TriBBo: the genesis of bodyboarding in Portugal and the world

The digital age may have put an end to thousands of newspapers and magazines, but there are still books that surprise us.

"TriBBo: The Genesis of Bodyboarding in Portugal and the World" is a 192-page book written by António Fonseca, co-founder of Vert Magazine.

The crowdfunded project reached its target in just three and a half days of a 30-day window period.

It traces and describes the evolution of the sport throughout the country, the first amateur and professional riders, the contests, the brands, and the stories that helped make bodyboarding so popular in Portugal.

But what's really surprising about this book is the number and quality of photos that were gathered from a time (1980-2000) when digital photography was just a mirage.

These pictures depict not only the Portuguese bodyboarding pioneers but also the international stars that were discovering the European nation and competing in the world circuit.

Actually, the Viana Pro and the Sintra Pro are still the longest-running bodyboard competitions in the world.

Despite being a relatively new sport, bodyboarding already has a rich history fuelled by its rising popularity and easy access to equipment.

TriBBo: a bodyboarding book by António Fonseca

Why Portugal?

Portugal has a long and well-documented tradition of exploring the oceans of the world and unchartered territories.

Due to its geographical location, the sea and maritime-related activities have always been part of its people's DNA.

Interestingly, Europe's first known film of people riding waves was shot somewhere between 1926 and 1927 in Leça da Palmeira, a famous beach break located near Porto, in the north of Portugal.

The historic footage reveals 12 intrepid watermen enjoying the power of whitewater rollers on a stormy day.

They are riding prone on what seem to be bellyboards/alaias.

When Tom Morey planted the seeds for the sport of bodyboarding to grow and conquer the world, Portugal was one of the first nations to embrace it.

One of the first "bodyboards" seen on the Portuguese coastline were white and raw polystyrene planks.

They first appeared in the 1,115 miles (1,794 kilometers) of the Portuguese coastline in the early 1980s.

But they were rapidly replaced by the first proper bodyboards shaped and manufactured mainly in California, Hawaii, and Australia.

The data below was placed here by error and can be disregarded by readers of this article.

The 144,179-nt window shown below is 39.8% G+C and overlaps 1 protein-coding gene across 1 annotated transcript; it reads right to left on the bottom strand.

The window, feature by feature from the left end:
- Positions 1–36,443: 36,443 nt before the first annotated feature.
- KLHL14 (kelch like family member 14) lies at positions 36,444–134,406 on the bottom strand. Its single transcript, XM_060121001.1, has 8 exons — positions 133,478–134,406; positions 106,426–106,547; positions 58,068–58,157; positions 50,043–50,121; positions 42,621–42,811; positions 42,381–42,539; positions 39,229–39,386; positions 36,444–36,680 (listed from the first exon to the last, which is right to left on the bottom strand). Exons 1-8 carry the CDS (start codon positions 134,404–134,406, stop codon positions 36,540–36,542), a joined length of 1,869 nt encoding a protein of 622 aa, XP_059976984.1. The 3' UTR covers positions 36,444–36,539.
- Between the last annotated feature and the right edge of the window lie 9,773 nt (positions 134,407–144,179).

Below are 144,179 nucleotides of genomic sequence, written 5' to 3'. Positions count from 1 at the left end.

And when the sport picked up a growing number of enthusiasts, there was no turning back.

TriBBo: 192 pages of bodyboarding history illustrated by dozens of iconic photos

Glorious and Historical Pictures

"TriBBo" makes an effort to gather the pieces of the puzzle and provides valid information about the sport's growth in Portugal's most popular bodyboarding breaks.

The book focuses on the following spots: Carcavelos, São João do Estoril, Paço d'Arcos, Costa de Caparica, Ericeira, Peniche, Porto, Espinho, Póvoa de Varzim, Aveiro, Viana do Castelo, Vila Praia de Âncora, Figueira da Foz, Nazaré, São Pedro de Moel, Foz do Arelho, Santa Cruz, Oeste, Sintra, Alentejo, Zambujeira do Mar, Sagres, Algarve, Açores, and Madeira.

The hardcover book also updates some of the details and history that had already been poured into Owen Pye's "Born To Boogie: Legends of Bodyboarding."

But it's at a national level that "TriBBo" really shines.

Fonseca was able to balance his knowledge and experience of Portuguese bodyboarding with the right pictures to illustrate his words.

His contacts within the community have certainly granted him access to several extraordinarily rich personal archives.

Despite being targeted at a Portuguese-speaking audience, "TriBBo" is a fundamental book in the history of bodyboarding.

And it is not something you can enjoy on a smartphone or tablet.

You've got to hold it, feel it, and appreciate the large colorful photos in all their splendor - you'll certainly get back to it in ten years' time.

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